My Foster Son Deserves to Be With His Father, Even If COVID-19 Makes His Case Take Longer

Foster care is the world’s slowest roller coaster in the best of times.

We can all agree these are not the best of times.

Quarantine has not — shockingly — changed this. If every court date in The Before Times seemed to dangle an ending like some kind of carrot, everything in The Terrible Now is paused, all the players in a horror film Freeze Tag, frozen until someone — the judge, the virus — tags us free. What was a slow roller coaster going for me and my husband since 2017 when our foster son arrived in our home has ground to a shuddering halt at the tip top of the coaster track. We sit, holding our breath, waiting for the drop that doesn’t come.

But there is this crooning lullaby of a thing — a lilting voice inside my head, her words like honey, dripping with my deepest desires. A dove, she coos, All this time that’s being added, these Zoom visitations which for a three year old child are akin to a preposterous show he would like to turn off so he can go back to watching Toy Story, rather than a meaningful connection with family — you could argue that through no fault of your own, this time has added agonizing delay to this child’s life during a critical period in childhood development.

You should lawyer up. Get this case moving again. People are getting married and divorced over Zoom! Why not this? It has been long enough. Too long. And what’s more: you could win. Time could be on your side, for once. Time could be on his.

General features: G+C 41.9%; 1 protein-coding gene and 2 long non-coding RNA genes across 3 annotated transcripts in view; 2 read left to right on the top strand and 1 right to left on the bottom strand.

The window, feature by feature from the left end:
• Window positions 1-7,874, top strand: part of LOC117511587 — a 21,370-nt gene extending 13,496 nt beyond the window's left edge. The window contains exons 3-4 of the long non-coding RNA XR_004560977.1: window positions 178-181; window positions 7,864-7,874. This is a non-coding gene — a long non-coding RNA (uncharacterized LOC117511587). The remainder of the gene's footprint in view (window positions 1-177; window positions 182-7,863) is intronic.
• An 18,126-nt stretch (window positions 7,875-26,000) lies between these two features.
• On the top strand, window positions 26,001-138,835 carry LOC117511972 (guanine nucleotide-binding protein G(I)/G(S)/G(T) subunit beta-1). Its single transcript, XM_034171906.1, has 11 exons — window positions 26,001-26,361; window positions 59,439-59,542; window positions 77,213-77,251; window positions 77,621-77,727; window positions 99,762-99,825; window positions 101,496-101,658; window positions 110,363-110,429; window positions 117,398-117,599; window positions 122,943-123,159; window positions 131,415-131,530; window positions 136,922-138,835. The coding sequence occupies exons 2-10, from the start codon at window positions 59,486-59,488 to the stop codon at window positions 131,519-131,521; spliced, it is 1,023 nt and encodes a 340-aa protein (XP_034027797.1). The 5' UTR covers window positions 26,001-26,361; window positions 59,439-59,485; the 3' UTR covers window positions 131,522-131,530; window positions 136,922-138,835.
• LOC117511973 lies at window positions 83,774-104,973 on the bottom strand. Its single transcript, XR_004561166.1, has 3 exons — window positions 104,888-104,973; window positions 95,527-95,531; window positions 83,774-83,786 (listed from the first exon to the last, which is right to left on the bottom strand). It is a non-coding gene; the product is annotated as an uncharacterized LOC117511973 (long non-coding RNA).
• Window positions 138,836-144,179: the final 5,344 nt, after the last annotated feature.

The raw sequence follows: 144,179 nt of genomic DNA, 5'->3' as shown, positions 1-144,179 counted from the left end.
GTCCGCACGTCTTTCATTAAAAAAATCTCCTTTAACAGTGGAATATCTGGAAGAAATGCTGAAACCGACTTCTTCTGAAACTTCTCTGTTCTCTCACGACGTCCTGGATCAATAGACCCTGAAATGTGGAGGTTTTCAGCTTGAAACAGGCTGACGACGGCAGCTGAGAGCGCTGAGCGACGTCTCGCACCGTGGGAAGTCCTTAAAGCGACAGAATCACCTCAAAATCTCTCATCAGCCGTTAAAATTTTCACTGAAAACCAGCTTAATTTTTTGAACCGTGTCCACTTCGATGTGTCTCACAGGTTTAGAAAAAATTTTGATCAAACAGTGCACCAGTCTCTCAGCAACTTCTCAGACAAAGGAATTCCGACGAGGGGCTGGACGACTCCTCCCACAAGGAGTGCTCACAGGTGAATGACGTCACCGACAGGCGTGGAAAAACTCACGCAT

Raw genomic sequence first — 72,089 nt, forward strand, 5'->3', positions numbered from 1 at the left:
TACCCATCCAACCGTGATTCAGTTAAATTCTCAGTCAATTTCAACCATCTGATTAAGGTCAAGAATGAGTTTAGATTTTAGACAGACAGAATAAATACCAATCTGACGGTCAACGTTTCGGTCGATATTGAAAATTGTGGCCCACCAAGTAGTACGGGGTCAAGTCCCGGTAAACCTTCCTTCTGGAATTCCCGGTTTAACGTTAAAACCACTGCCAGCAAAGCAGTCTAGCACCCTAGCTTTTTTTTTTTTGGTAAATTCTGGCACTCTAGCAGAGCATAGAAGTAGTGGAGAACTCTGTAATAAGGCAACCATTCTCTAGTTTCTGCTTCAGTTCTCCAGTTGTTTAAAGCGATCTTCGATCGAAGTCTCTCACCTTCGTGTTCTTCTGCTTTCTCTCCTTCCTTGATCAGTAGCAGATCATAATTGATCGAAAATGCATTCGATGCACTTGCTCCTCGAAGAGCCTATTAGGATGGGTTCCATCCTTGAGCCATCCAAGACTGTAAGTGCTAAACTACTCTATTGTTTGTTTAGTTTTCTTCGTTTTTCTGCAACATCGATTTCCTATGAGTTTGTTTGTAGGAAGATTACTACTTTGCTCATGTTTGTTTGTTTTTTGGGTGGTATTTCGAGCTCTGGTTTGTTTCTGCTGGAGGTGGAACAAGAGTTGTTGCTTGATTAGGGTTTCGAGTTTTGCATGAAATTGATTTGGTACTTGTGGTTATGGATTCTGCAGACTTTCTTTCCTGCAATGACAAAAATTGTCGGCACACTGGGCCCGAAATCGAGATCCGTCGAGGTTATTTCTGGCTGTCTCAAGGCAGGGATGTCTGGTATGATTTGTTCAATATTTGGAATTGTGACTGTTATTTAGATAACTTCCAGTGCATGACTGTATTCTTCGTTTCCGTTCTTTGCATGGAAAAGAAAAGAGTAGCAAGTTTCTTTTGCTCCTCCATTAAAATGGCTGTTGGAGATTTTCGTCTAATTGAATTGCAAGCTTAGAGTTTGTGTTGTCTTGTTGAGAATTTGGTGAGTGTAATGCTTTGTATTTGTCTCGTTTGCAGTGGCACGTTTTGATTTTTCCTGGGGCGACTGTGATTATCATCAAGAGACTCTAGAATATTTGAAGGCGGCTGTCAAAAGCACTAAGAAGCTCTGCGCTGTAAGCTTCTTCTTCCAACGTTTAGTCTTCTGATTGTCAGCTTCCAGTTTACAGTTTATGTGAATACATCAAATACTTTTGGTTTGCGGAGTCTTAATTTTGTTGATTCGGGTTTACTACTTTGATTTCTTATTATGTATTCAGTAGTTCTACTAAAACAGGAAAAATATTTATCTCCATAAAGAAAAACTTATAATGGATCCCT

The voice is like a mother’s hand to a cheek, a soft caress. You have the power in your hands if you want to try and make him yours forever. To halt the coming train that was rattling down the tracks of pain, of loss. Look.

She beckons and in my mind, I look down.

I hold in my hands a spear.

Any weapon, really.

I hold in my hands a spear, a bow, a knife, a bomb, what I hold in my hands is power.

This is a power cold enough to freeze each of your eyelashes one by one, a power as delicate as sugar lace. Were I to wield it, she’s right. I might win.

I turn to my husband, tell him, We could win, couldn’t we? Should I email this lawyer? My friends are urging me again…

No, he reminds me. This isn’t a contest we’re participating in. That’s what we said at the beginning, back when it was easy; we can’t crumble now that it’s hard.

I nod. I remember the conversations we had a year into foster parenting this little boy, then two. But he’s right. It isn’t about who would win. It’s about participating, about trying to place a finger on the scale at all.

Which is why I am laying my spear — my bow-knife-bomb-power — down.

If you’re a foster parent, or foster parent adjacent, let me urge you why you, too, should refrain from lawyering up in the time of COVID. There is a vast army of foster and adoptive parents surely sharpening their spears for me as I say that. Let me explain.

In her book They Were Her Property: White Women as Slave Owners in the American South, author Stephanie E. Jones-Rogers writes that “white women embraced their role [as part of the slave-owning community], assumed positions of power over slaves within and outside their households, and challenged anyone who attempted to infringe upon that power. And local, state, and federal courts recognized, upheld, and protected them when they did so.” To be a white foster mother and father in the south is to live remembering that our power has historically been at the expense of Black people. White women like us have historically gotten the better end of the deal when dealing with systems in the south.